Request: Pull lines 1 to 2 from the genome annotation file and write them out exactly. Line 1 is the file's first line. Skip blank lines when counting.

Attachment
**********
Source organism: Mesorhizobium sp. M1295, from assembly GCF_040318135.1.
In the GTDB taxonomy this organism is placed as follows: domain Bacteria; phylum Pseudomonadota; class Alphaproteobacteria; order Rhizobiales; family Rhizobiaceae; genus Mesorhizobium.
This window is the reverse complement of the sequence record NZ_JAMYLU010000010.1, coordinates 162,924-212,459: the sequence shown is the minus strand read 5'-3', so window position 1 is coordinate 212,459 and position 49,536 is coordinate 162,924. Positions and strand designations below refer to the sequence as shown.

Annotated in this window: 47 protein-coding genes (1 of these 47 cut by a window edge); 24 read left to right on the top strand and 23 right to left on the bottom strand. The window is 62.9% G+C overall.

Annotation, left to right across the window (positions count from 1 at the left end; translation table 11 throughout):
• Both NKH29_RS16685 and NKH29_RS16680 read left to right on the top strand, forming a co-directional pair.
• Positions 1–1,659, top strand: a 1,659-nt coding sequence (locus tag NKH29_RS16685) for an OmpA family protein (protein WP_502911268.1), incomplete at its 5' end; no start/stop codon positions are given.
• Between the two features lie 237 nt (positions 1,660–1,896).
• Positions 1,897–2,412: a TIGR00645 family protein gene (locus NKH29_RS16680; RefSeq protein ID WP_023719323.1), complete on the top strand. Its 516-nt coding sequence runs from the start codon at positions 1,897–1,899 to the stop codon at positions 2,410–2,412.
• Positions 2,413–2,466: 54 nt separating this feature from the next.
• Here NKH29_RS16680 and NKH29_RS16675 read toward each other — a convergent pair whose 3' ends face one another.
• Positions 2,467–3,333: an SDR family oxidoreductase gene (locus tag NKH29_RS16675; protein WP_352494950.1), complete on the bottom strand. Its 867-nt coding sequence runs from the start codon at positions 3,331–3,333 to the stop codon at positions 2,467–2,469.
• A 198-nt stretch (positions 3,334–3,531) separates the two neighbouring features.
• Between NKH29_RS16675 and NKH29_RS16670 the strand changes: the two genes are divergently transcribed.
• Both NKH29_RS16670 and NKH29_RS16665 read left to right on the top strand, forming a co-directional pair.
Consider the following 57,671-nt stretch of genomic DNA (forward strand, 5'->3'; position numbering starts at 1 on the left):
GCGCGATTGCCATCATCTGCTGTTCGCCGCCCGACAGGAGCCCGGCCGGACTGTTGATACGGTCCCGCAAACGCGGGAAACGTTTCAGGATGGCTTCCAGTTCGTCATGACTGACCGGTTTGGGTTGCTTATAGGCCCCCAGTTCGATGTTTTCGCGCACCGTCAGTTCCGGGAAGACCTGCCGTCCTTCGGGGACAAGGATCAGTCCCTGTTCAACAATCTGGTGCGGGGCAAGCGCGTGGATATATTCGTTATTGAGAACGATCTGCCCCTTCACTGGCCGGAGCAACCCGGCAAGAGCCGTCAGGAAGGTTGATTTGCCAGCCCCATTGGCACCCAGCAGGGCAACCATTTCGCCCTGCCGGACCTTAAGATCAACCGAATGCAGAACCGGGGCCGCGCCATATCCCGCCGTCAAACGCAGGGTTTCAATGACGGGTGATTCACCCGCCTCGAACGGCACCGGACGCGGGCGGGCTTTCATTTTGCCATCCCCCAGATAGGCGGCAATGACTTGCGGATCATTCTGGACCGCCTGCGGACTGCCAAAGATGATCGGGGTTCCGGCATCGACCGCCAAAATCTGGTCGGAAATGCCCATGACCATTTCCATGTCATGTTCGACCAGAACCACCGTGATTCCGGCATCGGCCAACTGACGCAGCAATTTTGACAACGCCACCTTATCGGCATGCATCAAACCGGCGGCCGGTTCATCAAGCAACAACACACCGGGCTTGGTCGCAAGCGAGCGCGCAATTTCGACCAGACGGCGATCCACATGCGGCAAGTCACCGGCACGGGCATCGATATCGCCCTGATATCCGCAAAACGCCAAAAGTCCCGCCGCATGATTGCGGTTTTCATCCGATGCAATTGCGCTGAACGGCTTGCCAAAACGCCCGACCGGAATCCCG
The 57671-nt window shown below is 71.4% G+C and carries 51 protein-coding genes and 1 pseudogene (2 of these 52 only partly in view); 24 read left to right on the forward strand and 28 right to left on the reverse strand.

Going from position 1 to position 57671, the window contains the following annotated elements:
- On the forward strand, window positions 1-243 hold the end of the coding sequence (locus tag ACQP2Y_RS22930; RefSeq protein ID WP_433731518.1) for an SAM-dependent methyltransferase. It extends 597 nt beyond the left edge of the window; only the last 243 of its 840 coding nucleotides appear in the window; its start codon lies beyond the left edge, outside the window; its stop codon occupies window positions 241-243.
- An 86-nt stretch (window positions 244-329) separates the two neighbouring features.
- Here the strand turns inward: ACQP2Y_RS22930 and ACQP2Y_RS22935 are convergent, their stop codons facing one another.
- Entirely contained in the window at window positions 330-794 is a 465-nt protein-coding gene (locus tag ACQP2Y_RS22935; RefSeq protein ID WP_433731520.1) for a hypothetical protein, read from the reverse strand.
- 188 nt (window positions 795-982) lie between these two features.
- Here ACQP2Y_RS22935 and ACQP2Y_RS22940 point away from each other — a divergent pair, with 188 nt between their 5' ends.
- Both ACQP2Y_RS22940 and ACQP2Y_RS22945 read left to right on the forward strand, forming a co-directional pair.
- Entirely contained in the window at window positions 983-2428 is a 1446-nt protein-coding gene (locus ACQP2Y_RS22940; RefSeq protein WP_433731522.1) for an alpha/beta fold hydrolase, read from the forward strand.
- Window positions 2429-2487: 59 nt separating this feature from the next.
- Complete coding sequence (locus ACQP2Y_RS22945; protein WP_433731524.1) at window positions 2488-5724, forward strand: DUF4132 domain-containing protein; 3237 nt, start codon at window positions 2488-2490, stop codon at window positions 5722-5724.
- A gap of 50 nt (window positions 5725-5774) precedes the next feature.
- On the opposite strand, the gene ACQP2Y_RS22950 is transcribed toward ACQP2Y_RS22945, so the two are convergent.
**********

Source organism: Mesorhizobium sp. M1295, from assembly GCF_040318135.1.
In the GTDB taxonomy this organism is placed as follows: domain Bacteria; phylum Pseudomonadota; class Alphaproteobacteria; order Rhizobiales; family Rhizobiaceae; genus Mesorhizobium.